Business Case for a New SME Financing Fund in DRC
SME’s in DRC struggle to find financing. In fact, 92% of SME’s rely on internal financing according to the World Bank enterprise survey in 2013. This is much higher than the Sub Sahara average of 74%. Financing is needed by SME’s to grow their business and to invest in working capital and assets needed for value creation. Relying on internal financing slows down this growth considerably.
This creates a big problem for the DRC economy, as SME’s are responsible for the bulk of job creation and, as a result, economic growth, stability and prosperity.
Reasons cited by entrepreneurs as well as commercial banks for this failure to secure loans are:
- SME’s don’t have enough collateral
- Entrepreneurs do not understand the procedures for applying and do not have the documentation and systems in place to successfully apply
- There is a mutual lack of trust
- The terms offered by banks do not meet the requirements of entrepreneurs, especially if they need to invest in assets (short tenure and no grace period)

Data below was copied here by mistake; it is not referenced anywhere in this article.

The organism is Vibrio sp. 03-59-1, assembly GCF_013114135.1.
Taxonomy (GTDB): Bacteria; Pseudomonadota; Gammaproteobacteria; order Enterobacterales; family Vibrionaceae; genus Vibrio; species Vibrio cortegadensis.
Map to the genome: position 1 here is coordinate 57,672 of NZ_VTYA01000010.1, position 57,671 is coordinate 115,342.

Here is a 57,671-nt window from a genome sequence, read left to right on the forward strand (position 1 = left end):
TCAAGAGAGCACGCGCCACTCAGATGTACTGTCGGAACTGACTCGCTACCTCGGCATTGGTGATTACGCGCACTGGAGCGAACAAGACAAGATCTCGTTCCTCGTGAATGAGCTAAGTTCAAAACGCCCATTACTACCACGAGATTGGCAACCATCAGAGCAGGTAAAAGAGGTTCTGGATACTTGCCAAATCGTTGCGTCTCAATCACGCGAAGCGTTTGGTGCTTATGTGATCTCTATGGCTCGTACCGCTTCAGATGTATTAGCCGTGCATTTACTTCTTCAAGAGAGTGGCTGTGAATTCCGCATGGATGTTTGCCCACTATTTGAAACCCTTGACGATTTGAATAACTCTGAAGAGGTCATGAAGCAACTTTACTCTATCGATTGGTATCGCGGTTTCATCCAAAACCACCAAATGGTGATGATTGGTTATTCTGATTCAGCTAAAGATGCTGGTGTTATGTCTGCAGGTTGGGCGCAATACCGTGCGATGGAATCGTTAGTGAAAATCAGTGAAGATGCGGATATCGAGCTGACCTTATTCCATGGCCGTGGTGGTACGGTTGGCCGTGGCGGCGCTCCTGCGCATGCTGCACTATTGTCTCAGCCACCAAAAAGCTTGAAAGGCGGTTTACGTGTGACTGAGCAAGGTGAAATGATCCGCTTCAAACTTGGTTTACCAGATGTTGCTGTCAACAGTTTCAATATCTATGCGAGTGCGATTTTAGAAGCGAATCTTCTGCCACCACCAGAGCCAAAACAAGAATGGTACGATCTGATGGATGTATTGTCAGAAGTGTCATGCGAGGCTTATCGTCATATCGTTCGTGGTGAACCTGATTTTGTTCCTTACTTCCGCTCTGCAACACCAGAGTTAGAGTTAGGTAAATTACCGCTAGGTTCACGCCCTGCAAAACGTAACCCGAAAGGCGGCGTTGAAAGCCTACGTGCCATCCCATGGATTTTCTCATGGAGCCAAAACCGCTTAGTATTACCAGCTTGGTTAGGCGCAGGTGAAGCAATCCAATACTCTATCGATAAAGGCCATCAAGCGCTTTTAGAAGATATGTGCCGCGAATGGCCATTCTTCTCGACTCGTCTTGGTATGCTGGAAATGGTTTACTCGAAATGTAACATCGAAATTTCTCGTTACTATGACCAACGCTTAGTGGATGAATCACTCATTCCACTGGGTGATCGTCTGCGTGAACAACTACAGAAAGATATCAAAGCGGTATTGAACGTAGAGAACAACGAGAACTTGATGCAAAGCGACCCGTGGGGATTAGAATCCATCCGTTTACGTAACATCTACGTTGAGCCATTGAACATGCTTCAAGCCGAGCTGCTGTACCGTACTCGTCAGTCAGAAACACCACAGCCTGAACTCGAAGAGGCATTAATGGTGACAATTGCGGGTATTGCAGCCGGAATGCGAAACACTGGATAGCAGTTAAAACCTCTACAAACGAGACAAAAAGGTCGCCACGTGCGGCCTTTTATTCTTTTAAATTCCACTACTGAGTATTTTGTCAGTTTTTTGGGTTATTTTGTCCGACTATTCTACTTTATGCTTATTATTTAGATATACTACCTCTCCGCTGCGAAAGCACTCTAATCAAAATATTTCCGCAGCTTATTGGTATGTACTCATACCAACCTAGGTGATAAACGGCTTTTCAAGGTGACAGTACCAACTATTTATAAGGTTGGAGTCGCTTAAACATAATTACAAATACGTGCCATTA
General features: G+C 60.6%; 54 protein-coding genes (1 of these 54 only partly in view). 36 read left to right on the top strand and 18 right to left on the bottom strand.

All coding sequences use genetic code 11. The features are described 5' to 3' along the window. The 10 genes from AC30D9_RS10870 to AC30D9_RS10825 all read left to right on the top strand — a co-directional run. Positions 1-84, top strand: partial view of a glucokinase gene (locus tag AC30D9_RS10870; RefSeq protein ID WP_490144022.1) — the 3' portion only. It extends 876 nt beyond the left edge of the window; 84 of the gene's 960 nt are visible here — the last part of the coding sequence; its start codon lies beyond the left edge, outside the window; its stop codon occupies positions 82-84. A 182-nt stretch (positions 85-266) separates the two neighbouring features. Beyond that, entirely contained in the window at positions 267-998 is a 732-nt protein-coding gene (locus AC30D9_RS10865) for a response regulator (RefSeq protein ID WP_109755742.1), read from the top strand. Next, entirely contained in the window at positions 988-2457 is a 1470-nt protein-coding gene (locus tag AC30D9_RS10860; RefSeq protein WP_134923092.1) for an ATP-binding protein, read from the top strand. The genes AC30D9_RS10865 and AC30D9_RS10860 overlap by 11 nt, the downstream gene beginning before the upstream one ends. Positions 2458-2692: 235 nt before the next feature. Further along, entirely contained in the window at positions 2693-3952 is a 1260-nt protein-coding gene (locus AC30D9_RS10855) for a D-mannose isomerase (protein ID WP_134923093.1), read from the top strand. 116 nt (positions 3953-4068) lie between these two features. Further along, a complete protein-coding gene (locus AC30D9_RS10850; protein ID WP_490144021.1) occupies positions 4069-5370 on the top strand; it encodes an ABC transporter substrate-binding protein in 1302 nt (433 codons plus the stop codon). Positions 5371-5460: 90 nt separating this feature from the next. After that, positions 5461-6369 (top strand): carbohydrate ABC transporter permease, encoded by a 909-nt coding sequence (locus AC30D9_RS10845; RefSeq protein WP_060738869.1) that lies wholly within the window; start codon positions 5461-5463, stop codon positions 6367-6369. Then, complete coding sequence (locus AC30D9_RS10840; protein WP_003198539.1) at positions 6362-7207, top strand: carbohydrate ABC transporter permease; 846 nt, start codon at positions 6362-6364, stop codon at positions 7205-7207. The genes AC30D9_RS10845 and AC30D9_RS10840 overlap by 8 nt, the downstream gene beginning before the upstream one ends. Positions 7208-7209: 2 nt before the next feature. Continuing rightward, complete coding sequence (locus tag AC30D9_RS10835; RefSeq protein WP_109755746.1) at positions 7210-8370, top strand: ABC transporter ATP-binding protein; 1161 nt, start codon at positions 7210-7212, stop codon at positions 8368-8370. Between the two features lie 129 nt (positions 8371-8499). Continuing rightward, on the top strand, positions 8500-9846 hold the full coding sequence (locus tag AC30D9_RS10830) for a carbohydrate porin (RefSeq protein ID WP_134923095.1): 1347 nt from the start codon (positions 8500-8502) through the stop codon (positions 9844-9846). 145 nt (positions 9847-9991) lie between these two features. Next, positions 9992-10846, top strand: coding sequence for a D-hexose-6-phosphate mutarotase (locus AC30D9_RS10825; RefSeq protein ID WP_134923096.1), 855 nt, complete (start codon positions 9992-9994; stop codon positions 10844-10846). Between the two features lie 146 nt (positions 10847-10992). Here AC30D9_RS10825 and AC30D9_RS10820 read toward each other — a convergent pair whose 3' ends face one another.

There are very few alternatives available for SME’s, especially those looking for USD 100k1m: FPI, the government development bank seems ineffective; the African Rivers private equity fund of XSML focusses on large (>USD 2m) deals; foreign investment funds are not active in DRC.
More than finance, SME’s are ill prepared to attract and make effective use of financing. Extensive pre- and post-investment technical and managerial support is needed to guarantee returns to investors as well as sustained growth of the SME’s
This funding and support gap can be addressed in 2 ways:
1. Creation of new investment funds, coupled with support structures, that target the lower end of the SME requirement
2. New donor funded programs that target SME development and growth
Given that donor enthusiasm for SME development is low in DRC, we believe that the introduction of new investment funds is the best alternative. Because local fund management talent is not available the fastest way to do this is:
1. New fund managers starting investment holding structures that allow for gradual increase in investment portfolio, giving them time to build a track record
2. Inviting existing investment funds active outside DRC to enter the DRC market Unfortunately, interest of foreign funds in the DRC is low, leading us to the conclusion that the creation of smaller, local investment funds is the best alternative.
Pre- and post-investment support, which is currently not available in DRC, can best be organised in separate entities that are funded by investors active in this field and that will accept lower financial returns